While the Cardinals have already made two significant additions via free agency, they could consider a third, according to Derrick Goold of the St. Louis Post-Dispatch. St. Louis is expected to consider free agents Edwin Encarnacion and Mark Trumbo, both of whom exited the Winter Meetings without a contract. Either of those players would presumably factor at first base for the Cards, if they are ultimately pursued. Though the team has said it intends to utilize Matt Carpenter there, he could theoretically shift back to third base if one of those big bats were to be added. (Matt Adams also remains on hand, though the organization already has signaled that it will not use him as a regular option at first with Carpenter’s position change.) Of course, both Encarnacion and Trumbo are somewhat questionable targets for a National League team, since both could well need to shift to a pure DH role at some point in the coming years. Unsurprisingly, then, it seems the Cardinals’ interest may be limited to a scenario where Encarnacion or Trumbo is forced to consider a shorter-term pact, ESPN.com’s Mark Saxon notes on Twitter.
- The most recent Cardinals’ signing was a five-year arrangement with center fielder Dexter Fowler. It’s a sensible deal from the team’s perspective, Keith Law of ESPN.com opines (Insider link). Fowler’s high-OBP bat is a perfect fit for the lineup, Law writes, and he steps right in at a position of obvious need. While Law argues that Fowler came at a solid value, even with a $82.5MM guarantee, the Cards surely would’ve preferred to spend less. But that became nearly impossible when Ian Desmond signed with the Rockies and Adam Eaton went to the Nationals via trade, Jon Heyman of Fan Rag notes on Twitter. St. Louis had been pursuing Desmond along with Fowler, and its hand was forced somewhat by those other moves.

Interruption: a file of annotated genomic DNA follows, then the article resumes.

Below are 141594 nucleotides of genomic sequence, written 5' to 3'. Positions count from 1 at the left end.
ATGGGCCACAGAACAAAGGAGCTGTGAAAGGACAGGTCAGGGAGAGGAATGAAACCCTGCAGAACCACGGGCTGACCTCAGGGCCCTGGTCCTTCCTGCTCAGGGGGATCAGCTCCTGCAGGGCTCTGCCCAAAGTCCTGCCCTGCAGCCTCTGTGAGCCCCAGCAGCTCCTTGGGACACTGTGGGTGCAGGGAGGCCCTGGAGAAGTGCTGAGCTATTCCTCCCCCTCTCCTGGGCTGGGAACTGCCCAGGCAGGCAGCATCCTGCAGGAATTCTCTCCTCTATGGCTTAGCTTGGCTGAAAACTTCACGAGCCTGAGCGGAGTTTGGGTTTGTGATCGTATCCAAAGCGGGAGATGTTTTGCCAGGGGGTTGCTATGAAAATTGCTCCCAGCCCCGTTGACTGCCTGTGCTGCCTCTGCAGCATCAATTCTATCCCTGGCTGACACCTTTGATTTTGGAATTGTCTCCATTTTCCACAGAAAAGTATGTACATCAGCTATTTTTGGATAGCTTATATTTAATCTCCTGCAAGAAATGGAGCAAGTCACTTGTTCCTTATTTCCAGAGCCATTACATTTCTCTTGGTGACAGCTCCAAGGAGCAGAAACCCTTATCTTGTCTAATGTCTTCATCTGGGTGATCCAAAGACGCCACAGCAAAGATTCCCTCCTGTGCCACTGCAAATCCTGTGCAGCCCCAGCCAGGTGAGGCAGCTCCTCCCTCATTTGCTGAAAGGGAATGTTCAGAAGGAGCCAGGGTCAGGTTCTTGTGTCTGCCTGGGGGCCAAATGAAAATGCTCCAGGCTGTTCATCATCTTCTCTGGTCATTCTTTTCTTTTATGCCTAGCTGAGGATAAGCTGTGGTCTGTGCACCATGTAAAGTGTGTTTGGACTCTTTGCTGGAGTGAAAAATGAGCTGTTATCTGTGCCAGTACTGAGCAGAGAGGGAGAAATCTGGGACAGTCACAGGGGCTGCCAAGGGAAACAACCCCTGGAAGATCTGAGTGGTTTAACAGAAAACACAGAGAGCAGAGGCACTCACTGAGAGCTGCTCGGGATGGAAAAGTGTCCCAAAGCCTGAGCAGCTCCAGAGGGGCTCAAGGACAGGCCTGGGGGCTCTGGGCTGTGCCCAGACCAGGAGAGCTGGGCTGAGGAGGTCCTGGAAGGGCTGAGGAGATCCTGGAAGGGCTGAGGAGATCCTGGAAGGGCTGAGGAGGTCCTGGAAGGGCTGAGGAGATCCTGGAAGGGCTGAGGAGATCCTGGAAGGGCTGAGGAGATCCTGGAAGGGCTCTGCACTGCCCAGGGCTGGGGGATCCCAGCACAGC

- St. Louis seems inclined to continue focusing on the free-agent market rather than pursuing major trades, MLB.com’s Jenifer Langosch writes. GM John Mozeliak explains that the organization remains loath to part with talented young righty Alex Reyes. After him, he suggests, “maybe we just didn’t have that next tier [of prospects] that was good enough to compete with some of the names being bantered about.” This prospect “gap,” as Mozeliak terms it, would have forced the team either to sacrifice Reyes or a number of other youngsters to find significant upgrades via trade. “The problem you start to run into there is then quantity, and how much are you willing to part with if you’re not willing to move Reyes?” Mozeliak explained. “And that can be a pretty big hit from a volume standpoint. We finally got this system up to where we have some confidence in it. And to move four or five players from there, that would be hard to do.”